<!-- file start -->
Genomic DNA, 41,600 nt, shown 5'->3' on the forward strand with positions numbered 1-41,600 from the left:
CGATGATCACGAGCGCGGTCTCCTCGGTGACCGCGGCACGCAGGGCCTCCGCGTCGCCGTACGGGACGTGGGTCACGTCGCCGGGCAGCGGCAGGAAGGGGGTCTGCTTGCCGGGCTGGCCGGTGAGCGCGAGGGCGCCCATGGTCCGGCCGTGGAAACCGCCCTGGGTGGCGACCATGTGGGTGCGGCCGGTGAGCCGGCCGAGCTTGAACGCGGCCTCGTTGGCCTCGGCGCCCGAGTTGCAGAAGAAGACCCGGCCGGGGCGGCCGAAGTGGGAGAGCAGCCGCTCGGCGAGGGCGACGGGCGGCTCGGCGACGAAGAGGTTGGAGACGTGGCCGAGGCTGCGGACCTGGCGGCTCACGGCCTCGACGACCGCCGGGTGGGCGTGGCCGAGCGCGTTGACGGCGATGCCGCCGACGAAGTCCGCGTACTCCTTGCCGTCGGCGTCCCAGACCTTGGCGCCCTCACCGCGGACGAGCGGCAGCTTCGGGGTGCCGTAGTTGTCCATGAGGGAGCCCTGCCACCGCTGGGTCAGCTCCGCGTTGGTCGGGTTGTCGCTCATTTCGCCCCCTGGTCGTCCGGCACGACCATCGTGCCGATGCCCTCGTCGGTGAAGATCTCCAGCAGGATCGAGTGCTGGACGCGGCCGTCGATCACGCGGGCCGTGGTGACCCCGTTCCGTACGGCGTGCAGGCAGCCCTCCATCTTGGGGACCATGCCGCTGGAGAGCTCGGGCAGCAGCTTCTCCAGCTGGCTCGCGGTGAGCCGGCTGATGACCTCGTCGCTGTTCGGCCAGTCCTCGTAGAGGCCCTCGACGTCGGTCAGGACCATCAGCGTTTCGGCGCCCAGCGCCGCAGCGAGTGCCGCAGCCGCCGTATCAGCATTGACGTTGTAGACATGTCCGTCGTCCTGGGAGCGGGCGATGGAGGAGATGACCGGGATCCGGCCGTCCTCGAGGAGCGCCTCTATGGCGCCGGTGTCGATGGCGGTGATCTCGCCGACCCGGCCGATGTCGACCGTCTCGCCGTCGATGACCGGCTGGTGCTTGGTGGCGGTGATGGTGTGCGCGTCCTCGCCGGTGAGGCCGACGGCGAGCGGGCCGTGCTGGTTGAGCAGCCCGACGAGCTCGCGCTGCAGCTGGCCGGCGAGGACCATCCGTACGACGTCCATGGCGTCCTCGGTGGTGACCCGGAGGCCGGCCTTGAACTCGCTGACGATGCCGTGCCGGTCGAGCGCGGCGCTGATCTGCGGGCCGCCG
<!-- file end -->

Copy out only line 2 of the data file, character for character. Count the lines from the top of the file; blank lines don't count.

CGATGATCACGAGCGCGGTCTCCTCGGTGACCGCGGCACGCAGGGCCTCCGCGTCGCCGTACGGGACGTGGGTCACGTCGCCGGGCAGCGGCAGGAAGGGGGTCTGCTTGCCGGGCTGGCCGGTGAGCGCGAGGGCGCCCATGGTCCGGCCGTGGAAACCGCCCTGGGTGGCGACCATGTGGGTGCGGCCGGTGAGCCGGCCGAGCTTGAACGCGGCCTCGTTGGCCTCGGCGCCCGAGTTGCAGAAGAAGACCCGGCCGGGGCGGCCGAAGTGGGAGAGCAGCCGCTCGGCGAGGGCGACGGGCGGCTCGGCGACGAAGAGGTTGGAGACGTGGCCGAGGCTGCGGACCTGGCGGCTCACGGCCTCGACGACCGCCGGGTGGGCGTGGCCGAGCGCGTTGACGGCGATGCCGCCGACGAAGTCCGCGTACTCCTTGCCGTCGGCGTCCCAGACCTTGGCGCCCTCACCGCGGACGAGCGGCAGCTTCGGGGTGCCGTAGTTGTCCATGAGGGAGCCCTGCCACCGCTGGGTCAGCTCCGCGTTGGTCGGGTTGTCGCTCATTTCGCCCCCTGGTCGTCCGGCACGACCATCGTGCCGATGCCCTCGTCGGTGAAGATCTCCAGCAGGATCGAGTGCTGGACGCGGCCGTCGATCACGCGGGCCGTGGTGACCCCGTTCCGTACGGCGTGCAGGCAGCCCTCCATCTTGGGGACCATGCCGCTGGAGAGCTCGGGCAGCAGCTTCTCCAGCTGGCTCGCGGTGAGCCGGCTGATGACCTCGTCGCTGTTCGGCCAGTCCTCGTAGAGGCCCTCGACGTCGGTCAGGACCATCAGCGTTTCGGCGCCCAGCGCCGCAGCGAGTGCCGCAGCCGCCGTATCAGCATTGACGTTGTAGACATGTCCGTCGTCCTGGGAGCGGGCGATGGAGGAGATGACCGGGATCCGGCCGTCCTCGAGGAGCGCCTCTATGGCGCCGGTGTCGATGGCGGTGATCTCGCCGACCCGGCCGATGTCGACCGTCTCGCCGTCGATGACCGGCTGGTGCTTGGTGGCGGTGATGGTGTGCGCGTCCTCGCCGGTGAGGCCGACGGCGAGCGGGCCGTGCTGGTTGAGCAGCCCGACGAGCTCGCGCTGCAGCTGGCCGGCGAGGACCATCCGTACGACGTCCATGGCGTCCTCGGTGGTGACCCGGAGGCCGGCCTTGAACTCGCTGACGATGCCGTGCCGGTCGAGCGCGGCGCTGATCTGCGGGCCGCCG